The Nizkor Project: Remembering the Holocaust (Shoah)

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Last-Modified: 2000/06/12


Q. How did Seyss-Inquart's attitude change during the

A. I should like to make a clear distinction with regard to
his point of view after September - after the autumn of 1944
and in the first four and a half years. After the autumn of
1944 he was much more outspoken in the Netherlands'
interests than previously.

Q. Before being the General Secretary of the various
administrations which you administered during the German
occupation, you were Director of Foreign Trade in Holland,
and as such you were present at international negotiations

                                                  [Page 248]

in particular you negotiated with the representatives or
Germany about economic questions concerning your country.
You therefore knew Schacht?

A. Yes, I believe I first met Schacht in 1933 at the World
Economic Conference in London.

Q. During your negotiations with Schacht, were you not led
to ask him to restrict the rearmament of Germany which was
ruining her credit?

A. If I am to answer this question, I must go back to a
conversation in 1936 when I was in Berlin and saw Herr
Schacht in connection with Trade Treaty negotiations. During
this conversation, the international financial situation
came up for discussion because there were various currency
devaluations at that time of the French franc, the Swiss
franc and the Dutch guilder. The situation of German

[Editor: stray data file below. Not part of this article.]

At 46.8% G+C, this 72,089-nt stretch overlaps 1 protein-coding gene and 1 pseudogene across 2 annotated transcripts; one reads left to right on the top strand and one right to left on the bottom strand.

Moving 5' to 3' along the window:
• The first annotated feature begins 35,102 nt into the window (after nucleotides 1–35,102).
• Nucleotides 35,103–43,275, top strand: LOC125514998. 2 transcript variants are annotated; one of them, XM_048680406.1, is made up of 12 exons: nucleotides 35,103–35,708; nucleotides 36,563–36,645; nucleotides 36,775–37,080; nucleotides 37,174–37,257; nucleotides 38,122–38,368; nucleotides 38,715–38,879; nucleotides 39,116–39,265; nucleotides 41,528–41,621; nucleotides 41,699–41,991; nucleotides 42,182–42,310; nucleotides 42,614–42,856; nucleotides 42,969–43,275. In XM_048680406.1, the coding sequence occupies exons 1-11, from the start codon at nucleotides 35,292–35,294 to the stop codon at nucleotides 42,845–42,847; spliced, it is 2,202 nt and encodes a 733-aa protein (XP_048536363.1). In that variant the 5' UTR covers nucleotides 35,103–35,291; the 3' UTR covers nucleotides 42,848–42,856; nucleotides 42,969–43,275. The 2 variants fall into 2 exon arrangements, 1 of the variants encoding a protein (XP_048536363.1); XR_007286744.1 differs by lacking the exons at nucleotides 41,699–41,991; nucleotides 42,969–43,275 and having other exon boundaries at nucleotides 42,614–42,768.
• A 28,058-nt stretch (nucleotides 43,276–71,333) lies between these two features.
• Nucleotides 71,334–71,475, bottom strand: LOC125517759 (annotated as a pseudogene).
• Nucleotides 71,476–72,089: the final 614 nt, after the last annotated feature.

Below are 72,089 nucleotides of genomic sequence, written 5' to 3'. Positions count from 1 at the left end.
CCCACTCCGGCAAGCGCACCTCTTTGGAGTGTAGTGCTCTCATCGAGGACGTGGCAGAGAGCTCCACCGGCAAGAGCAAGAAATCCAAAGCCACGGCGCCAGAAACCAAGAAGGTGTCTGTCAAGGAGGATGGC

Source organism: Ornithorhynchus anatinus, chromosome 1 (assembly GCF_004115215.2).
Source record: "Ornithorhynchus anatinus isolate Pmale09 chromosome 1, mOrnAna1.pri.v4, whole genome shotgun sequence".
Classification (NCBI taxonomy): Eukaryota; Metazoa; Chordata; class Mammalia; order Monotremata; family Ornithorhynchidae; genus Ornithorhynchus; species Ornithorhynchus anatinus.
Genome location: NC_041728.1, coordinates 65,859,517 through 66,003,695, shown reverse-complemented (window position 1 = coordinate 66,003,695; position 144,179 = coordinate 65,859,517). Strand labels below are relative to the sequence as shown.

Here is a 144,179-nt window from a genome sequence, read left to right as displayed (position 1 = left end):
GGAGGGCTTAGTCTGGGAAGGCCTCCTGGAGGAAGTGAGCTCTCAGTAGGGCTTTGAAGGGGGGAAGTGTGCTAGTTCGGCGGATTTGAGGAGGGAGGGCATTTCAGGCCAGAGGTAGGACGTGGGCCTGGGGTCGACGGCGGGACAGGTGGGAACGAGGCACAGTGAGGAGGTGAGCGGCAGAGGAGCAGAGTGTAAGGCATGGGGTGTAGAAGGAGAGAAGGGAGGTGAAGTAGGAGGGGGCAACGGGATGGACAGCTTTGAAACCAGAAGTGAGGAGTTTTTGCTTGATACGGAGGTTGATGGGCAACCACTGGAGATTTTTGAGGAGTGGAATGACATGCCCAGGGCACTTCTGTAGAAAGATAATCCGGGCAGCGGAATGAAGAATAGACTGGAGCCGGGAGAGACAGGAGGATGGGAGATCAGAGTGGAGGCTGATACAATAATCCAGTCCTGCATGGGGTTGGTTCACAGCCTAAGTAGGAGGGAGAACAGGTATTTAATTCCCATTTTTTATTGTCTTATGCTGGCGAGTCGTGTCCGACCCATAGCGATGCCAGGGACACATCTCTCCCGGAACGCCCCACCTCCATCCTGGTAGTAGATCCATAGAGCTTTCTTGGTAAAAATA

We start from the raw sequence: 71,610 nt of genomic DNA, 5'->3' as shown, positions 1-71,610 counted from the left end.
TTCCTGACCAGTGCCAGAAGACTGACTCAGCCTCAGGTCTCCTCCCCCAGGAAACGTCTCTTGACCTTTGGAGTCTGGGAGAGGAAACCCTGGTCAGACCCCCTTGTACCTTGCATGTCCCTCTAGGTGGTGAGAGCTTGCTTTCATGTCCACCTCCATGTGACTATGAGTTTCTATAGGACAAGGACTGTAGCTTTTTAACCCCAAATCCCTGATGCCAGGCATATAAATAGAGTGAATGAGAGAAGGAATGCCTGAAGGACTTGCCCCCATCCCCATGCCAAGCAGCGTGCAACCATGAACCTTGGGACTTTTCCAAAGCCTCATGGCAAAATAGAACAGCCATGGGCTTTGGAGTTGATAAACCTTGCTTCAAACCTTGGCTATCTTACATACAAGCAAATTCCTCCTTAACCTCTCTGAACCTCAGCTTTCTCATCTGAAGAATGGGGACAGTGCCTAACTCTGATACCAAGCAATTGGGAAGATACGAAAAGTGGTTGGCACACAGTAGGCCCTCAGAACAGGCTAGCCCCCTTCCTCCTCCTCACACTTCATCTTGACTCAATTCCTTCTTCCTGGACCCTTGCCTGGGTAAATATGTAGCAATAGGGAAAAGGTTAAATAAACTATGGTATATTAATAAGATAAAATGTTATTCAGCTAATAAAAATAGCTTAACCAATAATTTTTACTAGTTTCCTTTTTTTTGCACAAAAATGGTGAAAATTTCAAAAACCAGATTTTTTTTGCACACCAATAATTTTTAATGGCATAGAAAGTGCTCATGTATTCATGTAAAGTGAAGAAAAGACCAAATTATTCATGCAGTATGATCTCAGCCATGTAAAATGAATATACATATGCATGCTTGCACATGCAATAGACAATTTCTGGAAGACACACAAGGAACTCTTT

currency was also discussed in this connection. When I
voiced my criticism, Schacht said, "How would you do it?"

I said I could only give him my private opinion. Then I
asked if Germany, a question under discussion at that time,
when taking up more international loans, would be ready to
assume the consequences as the interests and amortizations
would imply a blocking of the importation of raw materials
which would have an unfortunate effect on the labour market
and on the rearmament. Would Germany be willing to accept
such consequences? If so, then, according to what was my
private opinion in 1936, international loans might be
discussed. If not, then there would not be much point in
such a discussion.

Then Schacht gave me his opinion. Germany needed rearmament,
in order to be equal to the other great Powers in
international politics, Only on such a basis could one
negotiate, and Schacht said to me, in his own ironical
pointed way, "I want a great and powerful Germany and to
achieve that I would even ally myself with the devil." In
the course of this discussion, Schacht asked a few
questions. First, he wanted to clear up the currency
question, and secondly, he considered the colonial question